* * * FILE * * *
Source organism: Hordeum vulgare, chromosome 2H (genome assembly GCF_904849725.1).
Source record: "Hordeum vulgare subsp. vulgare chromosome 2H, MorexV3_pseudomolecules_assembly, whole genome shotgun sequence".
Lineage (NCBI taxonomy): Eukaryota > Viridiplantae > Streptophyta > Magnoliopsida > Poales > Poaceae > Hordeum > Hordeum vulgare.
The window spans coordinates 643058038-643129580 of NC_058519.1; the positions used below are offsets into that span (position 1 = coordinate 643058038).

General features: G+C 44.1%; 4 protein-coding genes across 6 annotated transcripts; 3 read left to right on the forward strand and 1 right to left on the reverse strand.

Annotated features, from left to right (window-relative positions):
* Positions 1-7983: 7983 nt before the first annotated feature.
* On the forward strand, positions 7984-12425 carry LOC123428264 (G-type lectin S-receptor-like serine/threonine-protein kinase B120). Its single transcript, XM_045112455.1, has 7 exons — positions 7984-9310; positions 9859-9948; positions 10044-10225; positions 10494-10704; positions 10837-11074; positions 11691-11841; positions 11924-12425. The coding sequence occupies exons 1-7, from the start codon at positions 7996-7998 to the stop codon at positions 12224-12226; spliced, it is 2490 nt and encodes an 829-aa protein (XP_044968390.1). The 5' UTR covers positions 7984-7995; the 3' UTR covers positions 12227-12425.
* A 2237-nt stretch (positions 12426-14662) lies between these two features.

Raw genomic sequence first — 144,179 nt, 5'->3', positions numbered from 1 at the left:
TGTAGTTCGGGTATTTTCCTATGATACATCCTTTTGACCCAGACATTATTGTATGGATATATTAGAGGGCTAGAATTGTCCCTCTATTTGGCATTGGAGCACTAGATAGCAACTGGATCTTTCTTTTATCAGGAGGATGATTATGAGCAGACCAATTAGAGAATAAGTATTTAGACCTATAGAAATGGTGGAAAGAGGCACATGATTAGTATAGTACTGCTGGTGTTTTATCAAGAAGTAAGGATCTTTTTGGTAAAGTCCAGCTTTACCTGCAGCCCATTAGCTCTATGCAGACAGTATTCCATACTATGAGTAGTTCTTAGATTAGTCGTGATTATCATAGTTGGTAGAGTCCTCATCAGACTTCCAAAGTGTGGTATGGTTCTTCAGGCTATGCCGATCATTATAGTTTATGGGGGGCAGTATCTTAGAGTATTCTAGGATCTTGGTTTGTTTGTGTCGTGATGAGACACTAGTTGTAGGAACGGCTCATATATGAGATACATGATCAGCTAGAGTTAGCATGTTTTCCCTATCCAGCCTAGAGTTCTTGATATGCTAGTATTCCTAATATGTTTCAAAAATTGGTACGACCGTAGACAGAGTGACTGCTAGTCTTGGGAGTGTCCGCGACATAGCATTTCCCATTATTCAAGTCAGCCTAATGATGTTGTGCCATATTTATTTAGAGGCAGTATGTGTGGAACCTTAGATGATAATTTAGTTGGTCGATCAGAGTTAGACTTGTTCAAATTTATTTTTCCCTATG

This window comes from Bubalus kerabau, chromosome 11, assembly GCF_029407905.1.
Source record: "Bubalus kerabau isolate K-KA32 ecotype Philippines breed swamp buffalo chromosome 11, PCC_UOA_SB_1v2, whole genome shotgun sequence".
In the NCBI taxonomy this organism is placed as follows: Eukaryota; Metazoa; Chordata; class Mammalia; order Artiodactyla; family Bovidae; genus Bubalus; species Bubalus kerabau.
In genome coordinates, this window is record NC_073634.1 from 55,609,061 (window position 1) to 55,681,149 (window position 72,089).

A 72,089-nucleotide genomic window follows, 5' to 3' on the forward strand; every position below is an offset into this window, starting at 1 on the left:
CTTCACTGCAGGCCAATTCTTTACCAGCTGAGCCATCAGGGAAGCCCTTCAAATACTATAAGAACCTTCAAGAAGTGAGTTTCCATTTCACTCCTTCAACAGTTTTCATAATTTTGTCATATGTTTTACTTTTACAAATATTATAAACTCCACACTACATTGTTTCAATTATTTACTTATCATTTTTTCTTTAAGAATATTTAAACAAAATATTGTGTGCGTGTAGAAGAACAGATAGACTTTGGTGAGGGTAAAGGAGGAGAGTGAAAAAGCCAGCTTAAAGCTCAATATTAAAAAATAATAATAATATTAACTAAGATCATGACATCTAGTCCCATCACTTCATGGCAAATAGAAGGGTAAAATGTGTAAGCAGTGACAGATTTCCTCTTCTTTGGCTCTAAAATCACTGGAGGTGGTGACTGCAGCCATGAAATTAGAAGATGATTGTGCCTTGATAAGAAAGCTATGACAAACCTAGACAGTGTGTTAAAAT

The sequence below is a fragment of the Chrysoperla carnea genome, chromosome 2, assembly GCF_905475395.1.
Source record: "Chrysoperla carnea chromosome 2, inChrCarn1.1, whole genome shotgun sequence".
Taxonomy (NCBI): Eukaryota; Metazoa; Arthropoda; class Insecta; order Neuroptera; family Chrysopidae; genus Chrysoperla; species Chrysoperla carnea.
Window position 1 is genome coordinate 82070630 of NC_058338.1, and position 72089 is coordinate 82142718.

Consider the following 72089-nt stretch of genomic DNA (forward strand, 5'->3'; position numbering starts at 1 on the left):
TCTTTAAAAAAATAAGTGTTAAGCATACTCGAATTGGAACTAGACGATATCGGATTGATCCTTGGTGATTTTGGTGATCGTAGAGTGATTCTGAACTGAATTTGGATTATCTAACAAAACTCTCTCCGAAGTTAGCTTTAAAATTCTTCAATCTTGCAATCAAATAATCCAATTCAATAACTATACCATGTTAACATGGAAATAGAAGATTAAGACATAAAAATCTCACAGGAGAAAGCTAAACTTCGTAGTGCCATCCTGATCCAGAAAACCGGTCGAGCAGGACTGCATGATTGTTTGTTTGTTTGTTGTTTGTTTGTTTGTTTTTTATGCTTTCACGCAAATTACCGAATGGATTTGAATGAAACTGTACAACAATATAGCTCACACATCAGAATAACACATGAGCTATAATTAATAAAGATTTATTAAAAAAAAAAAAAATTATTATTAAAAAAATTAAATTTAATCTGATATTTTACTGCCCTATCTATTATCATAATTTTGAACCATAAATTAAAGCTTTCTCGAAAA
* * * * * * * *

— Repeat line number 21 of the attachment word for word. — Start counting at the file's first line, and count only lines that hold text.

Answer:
Window position 1 is genome coordinate 82070630 of NC_058338.1, and position 72089 is coordinate 82142718.